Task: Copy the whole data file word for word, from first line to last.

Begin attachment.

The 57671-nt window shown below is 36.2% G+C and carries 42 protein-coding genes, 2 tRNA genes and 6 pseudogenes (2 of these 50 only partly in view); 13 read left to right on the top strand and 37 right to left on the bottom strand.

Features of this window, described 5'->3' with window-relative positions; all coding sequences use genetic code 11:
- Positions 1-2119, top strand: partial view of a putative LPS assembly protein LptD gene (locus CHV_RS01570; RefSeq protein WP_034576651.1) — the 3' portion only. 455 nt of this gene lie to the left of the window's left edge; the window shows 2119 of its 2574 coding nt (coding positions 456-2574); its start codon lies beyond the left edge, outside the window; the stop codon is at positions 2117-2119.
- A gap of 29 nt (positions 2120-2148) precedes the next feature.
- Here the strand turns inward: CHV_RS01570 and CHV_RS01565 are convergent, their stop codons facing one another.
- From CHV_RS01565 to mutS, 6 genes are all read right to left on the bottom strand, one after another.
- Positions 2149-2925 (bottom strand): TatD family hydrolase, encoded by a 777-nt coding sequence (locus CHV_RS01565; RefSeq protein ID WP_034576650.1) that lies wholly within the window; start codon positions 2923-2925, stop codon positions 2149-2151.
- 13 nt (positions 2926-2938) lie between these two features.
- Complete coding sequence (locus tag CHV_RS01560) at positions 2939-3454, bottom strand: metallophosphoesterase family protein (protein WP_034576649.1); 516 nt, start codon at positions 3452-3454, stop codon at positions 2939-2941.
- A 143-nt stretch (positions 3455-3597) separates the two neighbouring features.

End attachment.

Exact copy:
The 57671-nt window shown below is 36.2% G+C and carries 42 protein-coding genes, 2 tRNA genes and 6 pseudogenes (2 of these 50 only partly in view); 13 read left to right on the top strand and 37 right to left on the bottom strand.

Features of this window, described 5'->3' with window-relative positions; all coding sequences use genetic code 11:
- Positions 1-2119, top strand: partial view of a putative LPS assembly protein LptD gene (locus CHV_RS01570; RefSeq protein WP_034576651.1) — the 3' portion only. 455 nt of this gene lie to the left of the window's left edge; the window shows 2119 of its 2574 coding nt (coding positions 456-2574); its start codon lies beyond the left edge, outside the window; the stop codon is at positions 2117-2119.
- A gap of 29 nt (positions 2120-2148) precedes the next feature.
- Here the strand turns inward: CHV_RS01570 and CHV_RS01565 are convergent, their stop codons facing one another.
- From CHV_RS01565 to mutS, 6 genes are all read right to left on the bottom strand, one after another.
- Positions 2149-2925 (bottom strand): TatD family hydrolase, encoded by a 777-nt coding sequence (locus CHV_RS01565; RefSeq protein ID WP_034576650.1) that lies wholly within the window; start codon positions 2923-2925, stop codon positions 2149-2151.
- 13 nt (positions 2926-2938) lie between these two features.
- Complete coding sequence (locus tag CHV_RS01560) at positions 2939-3454, bottom strand: metallophosphoesterase family protein (protein WP_034576649.1); 516 nt, start codon at positions 3452-3454, stop codon at positions 2939-2941.
- A 143-nt stretch (positions 3455-3597) separates the two neighbouring features.